“It was quite organic the way it came about – it wasn’t a strategic move by IDL from a marketing perspective, it was more a case of: this is a great concept, let’s do this and see what comes from it. But it’s grown massively for them to the point that Caskmates might be nudging up to 10% of all Jameson sales. It’s really struck a chord particularly in the US because they found that many Jameson drinkers are also craft beer consumers so there is a synergy there between Jameson and craft beer that really resonates with their consumers.”
Eventually, Scott says, it got to the stage where the sheer volume of beer that IDL needed was starting to stretch the FranWell’s own capacity. “They weren’t able to commit to what IDL was looking at for future years projected growth; that’s when IDL set about trying to secure supply of beer for the Caskmates brand.”
Continuing on Scott says, “They decided that acquiring a craft brewery was the best way to support the growth of Caskmates: it gives IDL a security of supply as well as rich provenance story, given that we’re a Cork brewery too.”
There’s no denying that both Scott and Cam could also see the massive potential to piggy back on the success of Jameson and Caskmates in the US with Eight Degrees Brewing own beers – a move that is set to open even more avenues.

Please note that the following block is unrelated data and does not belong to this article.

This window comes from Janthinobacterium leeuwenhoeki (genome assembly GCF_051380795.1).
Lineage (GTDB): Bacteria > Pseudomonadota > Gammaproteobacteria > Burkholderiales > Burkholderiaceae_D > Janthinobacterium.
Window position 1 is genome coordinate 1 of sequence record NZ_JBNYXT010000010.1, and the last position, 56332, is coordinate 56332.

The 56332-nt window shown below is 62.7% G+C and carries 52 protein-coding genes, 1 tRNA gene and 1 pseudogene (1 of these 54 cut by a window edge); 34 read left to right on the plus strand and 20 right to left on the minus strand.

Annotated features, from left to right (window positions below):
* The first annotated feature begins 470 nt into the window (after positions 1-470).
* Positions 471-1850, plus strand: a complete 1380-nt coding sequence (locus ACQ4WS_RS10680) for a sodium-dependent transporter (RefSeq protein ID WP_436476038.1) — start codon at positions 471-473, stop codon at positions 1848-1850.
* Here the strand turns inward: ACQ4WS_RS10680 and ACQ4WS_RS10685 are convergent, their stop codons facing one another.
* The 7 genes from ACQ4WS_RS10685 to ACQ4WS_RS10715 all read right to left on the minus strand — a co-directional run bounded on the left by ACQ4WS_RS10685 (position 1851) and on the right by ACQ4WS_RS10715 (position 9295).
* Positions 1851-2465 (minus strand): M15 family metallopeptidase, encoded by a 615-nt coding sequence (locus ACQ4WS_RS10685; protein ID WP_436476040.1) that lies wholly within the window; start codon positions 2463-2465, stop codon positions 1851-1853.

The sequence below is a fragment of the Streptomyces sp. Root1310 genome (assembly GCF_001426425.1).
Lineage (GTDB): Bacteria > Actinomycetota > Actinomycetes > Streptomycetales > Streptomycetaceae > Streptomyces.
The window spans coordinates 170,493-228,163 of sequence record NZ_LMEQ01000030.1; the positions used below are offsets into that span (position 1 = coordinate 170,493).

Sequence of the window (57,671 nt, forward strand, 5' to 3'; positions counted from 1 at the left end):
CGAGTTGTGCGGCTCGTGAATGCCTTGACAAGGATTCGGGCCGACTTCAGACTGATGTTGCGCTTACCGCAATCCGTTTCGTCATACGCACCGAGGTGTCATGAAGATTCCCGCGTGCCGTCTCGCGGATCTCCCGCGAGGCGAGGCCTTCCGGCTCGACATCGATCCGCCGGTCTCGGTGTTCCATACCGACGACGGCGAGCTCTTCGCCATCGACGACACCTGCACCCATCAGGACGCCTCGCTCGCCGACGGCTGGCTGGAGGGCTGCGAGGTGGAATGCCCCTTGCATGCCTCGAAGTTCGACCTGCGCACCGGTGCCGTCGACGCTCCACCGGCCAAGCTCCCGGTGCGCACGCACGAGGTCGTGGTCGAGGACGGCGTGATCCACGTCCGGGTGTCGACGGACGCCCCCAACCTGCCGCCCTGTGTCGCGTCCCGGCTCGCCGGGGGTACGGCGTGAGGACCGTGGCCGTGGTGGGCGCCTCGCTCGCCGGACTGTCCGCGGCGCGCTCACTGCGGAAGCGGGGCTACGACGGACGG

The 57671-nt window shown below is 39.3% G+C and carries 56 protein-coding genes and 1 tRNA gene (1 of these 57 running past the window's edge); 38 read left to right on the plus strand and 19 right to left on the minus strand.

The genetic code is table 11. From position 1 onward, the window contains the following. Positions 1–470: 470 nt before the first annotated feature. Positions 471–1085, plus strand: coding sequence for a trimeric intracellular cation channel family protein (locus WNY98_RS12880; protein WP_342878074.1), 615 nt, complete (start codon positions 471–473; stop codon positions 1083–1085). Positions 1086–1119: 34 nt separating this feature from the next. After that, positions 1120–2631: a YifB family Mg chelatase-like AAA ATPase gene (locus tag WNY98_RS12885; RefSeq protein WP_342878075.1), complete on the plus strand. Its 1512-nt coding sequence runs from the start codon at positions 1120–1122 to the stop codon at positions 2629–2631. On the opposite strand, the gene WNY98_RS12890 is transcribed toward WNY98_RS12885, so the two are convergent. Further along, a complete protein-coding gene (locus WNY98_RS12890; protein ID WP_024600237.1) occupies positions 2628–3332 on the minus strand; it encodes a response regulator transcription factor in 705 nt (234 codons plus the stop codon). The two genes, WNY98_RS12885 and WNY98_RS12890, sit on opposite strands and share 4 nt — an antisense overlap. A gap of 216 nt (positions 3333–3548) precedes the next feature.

“For us in Eight Degrees Brewing we see the massive benefit of the partnership. We will have unprecedented access to whiskey barrels that really the world has never seen before.” The craft beer industry in Ireland is still small in comparison to other craft beer nations, such as the US.
“So,” says Scott, “when we are exporting our beer we believe that the beer from Ireland should be distinctly different from other countries to achieve that difference. You have to be part of a process or get your hands on things that no one else can. The uniqueness of an Irish craft beer, made in Ireland by an Irish brewery aged in Irish whiskey barrels is a proposition that is exciting to the consumer. Our brewers are giddy with excitement because, from a creativity perspective, we are going to have things to work with that no-one else has.”